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A psychologist and co-founder of a mental health NGO called Customize Cognition, Ritika forayed into the space of menstrual health and hygiene, sexual and reproductive healthcare and rights and gender equality as an MHM Fellow with YKA. She says, “The experience of working on MHM/SRHR and gender equality has been an enriching and eye-opening experience. I have learned what’s beneath the surface of the issue, be it awareness, lack of resources or disregard for trans men, who also menstruate.”

The Transmen-ses campaign aims to tackle the issue of silence and disregard for trans men’s menstruation needs, by mobilising gender sensitive health professionals and gender neutral restrooms in Lucknow.

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A Computer Science engineer by education, Nitisha started her career in the corporate sector, before realising she wanted to work in the development and social justice space. Since then, she has worked with Teach For India and Care India and is from the founding batch of Indian School of Development Management (ISDM), a one of its kind organisation creating leaders for the development sector through its experiential learning post graduate program.

As a Youth Ki Awaaz Menstrual Health Fellow, Nitisha has started Let’s Talk Period, a campaign to mobilise young people to switch to sustainable period products. She says, “80 lakh women in Delhi use non-biodegradable sanitary products, generate 3000 tonnes of menstrual waste, that takes 500-800 years to decompose; which in turn contributes to the health issues of all menstruators, increased burden of waste management on the city and harmful living environment for all citizens.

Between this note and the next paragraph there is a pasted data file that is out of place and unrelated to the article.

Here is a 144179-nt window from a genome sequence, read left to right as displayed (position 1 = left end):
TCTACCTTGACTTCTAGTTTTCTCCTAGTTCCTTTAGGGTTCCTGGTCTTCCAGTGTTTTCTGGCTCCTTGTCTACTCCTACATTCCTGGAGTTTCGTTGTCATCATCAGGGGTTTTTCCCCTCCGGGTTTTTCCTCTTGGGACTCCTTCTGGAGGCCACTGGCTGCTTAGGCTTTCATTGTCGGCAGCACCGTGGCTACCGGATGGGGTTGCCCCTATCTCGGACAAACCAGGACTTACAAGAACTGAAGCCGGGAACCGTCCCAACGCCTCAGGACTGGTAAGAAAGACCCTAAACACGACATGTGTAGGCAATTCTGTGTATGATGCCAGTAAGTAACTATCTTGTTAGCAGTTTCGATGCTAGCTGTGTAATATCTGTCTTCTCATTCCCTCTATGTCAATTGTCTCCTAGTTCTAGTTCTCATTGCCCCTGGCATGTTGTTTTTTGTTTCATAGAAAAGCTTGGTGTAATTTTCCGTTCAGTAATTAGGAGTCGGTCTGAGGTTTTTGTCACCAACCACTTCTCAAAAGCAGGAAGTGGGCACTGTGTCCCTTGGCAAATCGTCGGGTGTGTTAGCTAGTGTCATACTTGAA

Let’s Talk Period aims to change this by

Find out more about her campaign here.

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A former Assistant Secretary with the Ministry of Women and Child Development in West Bengal for three months, Lakshmi Bhavya has been championing the cause of menstrual hygiene in her district. By associating herself with the Lalana Campaign, a holistic menstrual hygiene awareness campaign which is conducted by the Anahat NGO, Lakshmi has been slowly breaking taboos when it comes to periods and menstrual hygiene.

A Gender Rights Activist working with the tribal and marginalized communities in india, Srilekha is a PhD scholar working on understanding body and sexuality among tribal girls, to fill the gaps in research around indigenous women and their stories. Srilekha has worked extensively at the grassroots level with community based organisations, through several advocacy initiatives around Gender, Mental Health, Menstrual Hygiene and Sexual and Reproductive Health Rights (SRHR) for the indigenous in Jharkhand, over the last 6 years.

Srilekha has also contributed to sustainable livelihood projects and legal aid programs for survivors of sex trafficking. She has been conducting research based programs on maternal health, mental health, gender based violence, sex and sexuality. Her interest lies in conducting workshops for young people on life skills, feminism, gender and sexuality, trauma, resilience and interpersonal relationships.

A Guwahati-based college student pursuing her Masters in Tata Institute of Social Sciences, Bidisha started the #BleedwithDignity campaign on the technology platform, demanding that the Government of Assam install
biodegradable sanitary pad vending machines in all government schools across the state. Her petition on has already gathered support from over 90000 people and continues to grow.

Bidisha was selected in’s flagship program ‘She Creates Change’ having run successful online advocacy
campaigns, which were widely recognised. Through the #BleedwithDignity campaign; she organised and celebrated World Menstrual Hygiene Day, 2019 in Guwahati, Assam by hosting a wall mural by collaborating with local organisations. The initiative was widely covered by national and local media, and the mural was later inaugurated by the event’s chief guest Commissioner of Guwahati Municipal Corporation (GMC) Debeswar Malakar, IAS.